Had a pretty rough day recently when I found out there weren’t going to be any annual bonuses for anyone for 2018. The company didn’t meet its goals and funding is in bad shape. It’s easy to look around and wonder “Who is responsible for this?” when the real question is “What was I responsible for and is there a way for me to fix it?”
Was there anything I could have done? Maybe. I was already going outside the scope of my job description and then also assisting others in their projects to increase productivity around the lab. There’s times I could have done more but that’s about it now. Would this have added up to millions of dollars shortfall? Well no. I’m pretty great but not THAT great. So maybe there’s nothing I could do on my end to make up for that. Is there a way for me to fix it for them? Well not really that either.
So, after being a little down in the dumps about it, the responsibility question got deeper and I looked for what I am responsible for. I AM responsible for how I feel in my reaction to this news. I could feel down or I could put that energy to something useful. I AM responsible for picking my work. I could feel stuck and cheated or I could put more effort into looking for a new job. I AM responsible for where I work. So many people stay around SoCal expecting to find high-power jobs but if I want to be able to own a home and set down roots, I either have to move to a different state for work or find a second source of income here.
Asking these questions helps me re-align with my goals and come up with new ideas for plans and ways to keep moving ahead in my life. While I consider the options for myself, I want you to review everything and imagine you could take responsibility for some situation you’re in. If you can’t take responsibility for everything, identify what you can be responsible for.
Good luck, furries!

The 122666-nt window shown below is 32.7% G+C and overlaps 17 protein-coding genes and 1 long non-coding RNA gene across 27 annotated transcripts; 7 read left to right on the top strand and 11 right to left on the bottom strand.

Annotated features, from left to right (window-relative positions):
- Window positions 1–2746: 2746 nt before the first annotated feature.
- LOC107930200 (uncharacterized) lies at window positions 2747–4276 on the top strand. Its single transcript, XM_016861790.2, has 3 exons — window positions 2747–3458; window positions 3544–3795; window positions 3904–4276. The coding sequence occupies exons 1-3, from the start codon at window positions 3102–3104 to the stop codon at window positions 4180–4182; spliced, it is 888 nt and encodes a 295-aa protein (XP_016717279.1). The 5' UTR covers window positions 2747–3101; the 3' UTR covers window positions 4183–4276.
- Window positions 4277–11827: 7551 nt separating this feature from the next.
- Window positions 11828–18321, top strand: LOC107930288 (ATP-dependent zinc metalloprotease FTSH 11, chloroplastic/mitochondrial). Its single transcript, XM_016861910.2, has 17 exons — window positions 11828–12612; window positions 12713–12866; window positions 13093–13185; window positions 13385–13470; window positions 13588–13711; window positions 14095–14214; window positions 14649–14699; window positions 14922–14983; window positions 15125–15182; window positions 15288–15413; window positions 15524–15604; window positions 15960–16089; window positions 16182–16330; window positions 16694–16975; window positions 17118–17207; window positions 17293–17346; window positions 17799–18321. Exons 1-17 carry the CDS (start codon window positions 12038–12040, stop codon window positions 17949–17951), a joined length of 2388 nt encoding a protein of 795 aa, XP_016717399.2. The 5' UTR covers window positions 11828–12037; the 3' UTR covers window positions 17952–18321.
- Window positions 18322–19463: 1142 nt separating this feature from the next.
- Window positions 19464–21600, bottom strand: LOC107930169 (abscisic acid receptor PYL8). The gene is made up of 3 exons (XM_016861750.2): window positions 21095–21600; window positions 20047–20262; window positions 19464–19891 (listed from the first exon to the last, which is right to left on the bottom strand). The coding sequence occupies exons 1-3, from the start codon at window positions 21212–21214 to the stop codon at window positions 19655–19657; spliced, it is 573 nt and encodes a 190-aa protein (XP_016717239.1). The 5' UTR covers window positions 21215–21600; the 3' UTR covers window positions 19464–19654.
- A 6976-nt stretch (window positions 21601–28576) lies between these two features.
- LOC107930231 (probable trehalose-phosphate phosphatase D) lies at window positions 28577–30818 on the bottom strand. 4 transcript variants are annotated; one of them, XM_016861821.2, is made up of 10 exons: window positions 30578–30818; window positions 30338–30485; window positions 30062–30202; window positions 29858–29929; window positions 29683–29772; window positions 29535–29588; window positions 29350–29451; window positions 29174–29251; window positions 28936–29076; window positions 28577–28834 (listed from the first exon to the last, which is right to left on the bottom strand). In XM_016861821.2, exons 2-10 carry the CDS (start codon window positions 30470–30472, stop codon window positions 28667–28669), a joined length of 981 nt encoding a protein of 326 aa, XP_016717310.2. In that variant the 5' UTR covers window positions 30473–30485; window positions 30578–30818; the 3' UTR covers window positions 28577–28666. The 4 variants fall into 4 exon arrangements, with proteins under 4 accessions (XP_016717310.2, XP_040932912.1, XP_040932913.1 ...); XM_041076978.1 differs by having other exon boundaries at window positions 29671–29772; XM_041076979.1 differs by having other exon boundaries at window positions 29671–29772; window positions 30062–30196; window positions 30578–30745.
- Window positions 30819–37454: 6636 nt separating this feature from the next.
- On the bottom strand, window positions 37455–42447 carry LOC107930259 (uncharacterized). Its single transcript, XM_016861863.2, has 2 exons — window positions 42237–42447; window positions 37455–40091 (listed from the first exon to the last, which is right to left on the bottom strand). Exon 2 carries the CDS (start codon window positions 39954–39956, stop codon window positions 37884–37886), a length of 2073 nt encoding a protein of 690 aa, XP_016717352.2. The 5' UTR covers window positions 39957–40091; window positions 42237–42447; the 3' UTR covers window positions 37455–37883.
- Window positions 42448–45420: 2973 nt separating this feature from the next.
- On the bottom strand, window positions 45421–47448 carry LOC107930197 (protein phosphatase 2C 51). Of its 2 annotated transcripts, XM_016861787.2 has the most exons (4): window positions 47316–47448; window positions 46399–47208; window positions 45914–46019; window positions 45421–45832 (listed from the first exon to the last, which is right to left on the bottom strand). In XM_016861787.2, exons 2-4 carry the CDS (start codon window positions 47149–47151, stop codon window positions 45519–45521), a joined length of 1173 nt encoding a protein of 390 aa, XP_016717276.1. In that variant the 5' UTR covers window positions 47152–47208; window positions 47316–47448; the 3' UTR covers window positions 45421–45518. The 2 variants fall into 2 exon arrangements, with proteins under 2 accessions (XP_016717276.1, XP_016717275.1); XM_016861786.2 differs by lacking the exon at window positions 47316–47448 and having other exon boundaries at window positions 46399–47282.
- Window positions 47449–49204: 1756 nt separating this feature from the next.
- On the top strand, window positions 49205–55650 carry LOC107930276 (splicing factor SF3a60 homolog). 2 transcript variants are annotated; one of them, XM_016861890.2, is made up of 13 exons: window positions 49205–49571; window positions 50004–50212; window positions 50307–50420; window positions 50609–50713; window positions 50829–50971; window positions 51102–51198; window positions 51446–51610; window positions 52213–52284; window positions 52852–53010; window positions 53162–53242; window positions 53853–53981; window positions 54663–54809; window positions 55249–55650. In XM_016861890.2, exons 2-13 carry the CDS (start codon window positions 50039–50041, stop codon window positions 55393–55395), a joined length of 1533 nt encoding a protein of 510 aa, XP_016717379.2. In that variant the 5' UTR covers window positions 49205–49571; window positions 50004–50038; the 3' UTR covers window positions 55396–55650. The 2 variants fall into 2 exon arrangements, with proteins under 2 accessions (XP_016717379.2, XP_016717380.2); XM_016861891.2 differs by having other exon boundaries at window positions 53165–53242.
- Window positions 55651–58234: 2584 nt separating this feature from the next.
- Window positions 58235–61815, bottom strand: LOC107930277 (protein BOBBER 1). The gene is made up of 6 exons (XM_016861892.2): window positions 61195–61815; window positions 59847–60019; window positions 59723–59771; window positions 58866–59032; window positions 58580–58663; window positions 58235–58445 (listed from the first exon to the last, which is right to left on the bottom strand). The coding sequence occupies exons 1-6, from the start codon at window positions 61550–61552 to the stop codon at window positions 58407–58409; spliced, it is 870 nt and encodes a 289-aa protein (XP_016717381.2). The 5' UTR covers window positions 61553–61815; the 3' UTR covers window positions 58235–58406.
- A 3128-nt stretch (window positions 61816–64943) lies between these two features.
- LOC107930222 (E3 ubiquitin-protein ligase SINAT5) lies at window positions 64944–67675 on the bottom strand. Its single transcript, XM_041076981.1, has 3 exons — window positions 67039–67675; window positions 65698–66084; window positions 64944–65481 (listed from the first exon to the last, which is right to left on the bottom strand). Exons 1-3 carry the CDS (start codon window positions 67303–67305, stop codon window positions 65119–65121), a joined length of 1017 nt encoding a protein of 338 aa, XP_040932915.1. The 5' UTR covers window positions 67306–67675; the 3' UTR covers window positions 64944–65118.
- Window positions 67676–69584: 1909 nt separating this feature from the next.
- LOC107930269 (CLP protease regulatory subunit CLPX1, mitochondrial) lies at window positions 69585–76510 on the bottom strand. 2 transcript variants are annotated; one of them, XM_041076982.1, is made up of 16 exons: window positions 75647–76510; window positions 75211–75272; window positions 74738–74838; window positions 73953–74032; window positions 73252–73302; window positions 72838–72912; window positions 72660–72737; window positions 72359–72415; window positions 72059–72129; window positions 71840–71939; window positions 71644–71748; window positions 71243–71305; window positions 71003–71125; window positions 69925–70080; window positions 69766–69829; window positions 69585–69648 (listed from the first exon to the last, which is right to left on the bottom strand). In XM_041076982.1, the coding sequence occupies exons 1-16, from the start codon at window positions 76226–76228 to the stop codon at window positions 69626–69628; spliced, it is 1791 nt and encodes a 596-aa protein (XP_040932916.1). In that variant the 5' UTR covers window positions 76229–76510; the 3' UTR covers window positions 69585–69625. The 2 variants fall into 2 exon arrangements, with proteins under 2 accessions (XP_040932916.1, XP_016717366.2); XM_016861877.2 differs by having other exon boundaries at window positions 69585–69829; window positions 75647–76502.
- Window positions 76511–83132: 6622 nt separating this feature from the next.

Are you all set with your chosen goals and ready to get started? Have you read endless amounts of material? Do you know ALL the things you’re supposed to do? Are you finding the wealth of knowledge from the internet? Have you actually done anything yet?
If the answer to the last one is No, then you might be falling into a trap. “Well I have to know what I’m supposed to do before I do it, right?” you ask, one ear perked with mistrust. Well sure. However, there is a point where you need to actually BEGIN the tasks you need to do.
Say you want to draw better. You can read any number of articles or watch the unending list of videos to learn drawing. Even if you finish every bit of those, when the time comes down to put pencil to paper, you’ll find your skills severely lacking. That is because, in your quest to become better at drawing, you neglected to do the one thing. DRAW!
Researching a skill, whether it’s fursuit building, drawing, or even fishing, doesn’t matter if you don’t put it to actual practice. For any skill, you have to practice. Research has to be considered a supplement to your practice, not a substitute for it. You may never feel ready if you constantly doubt whether or not you know enough. In order to get the most bang for your buck when it comes to learning something, you need to start practicing those skills and learn as much as you can along the way! Good luck!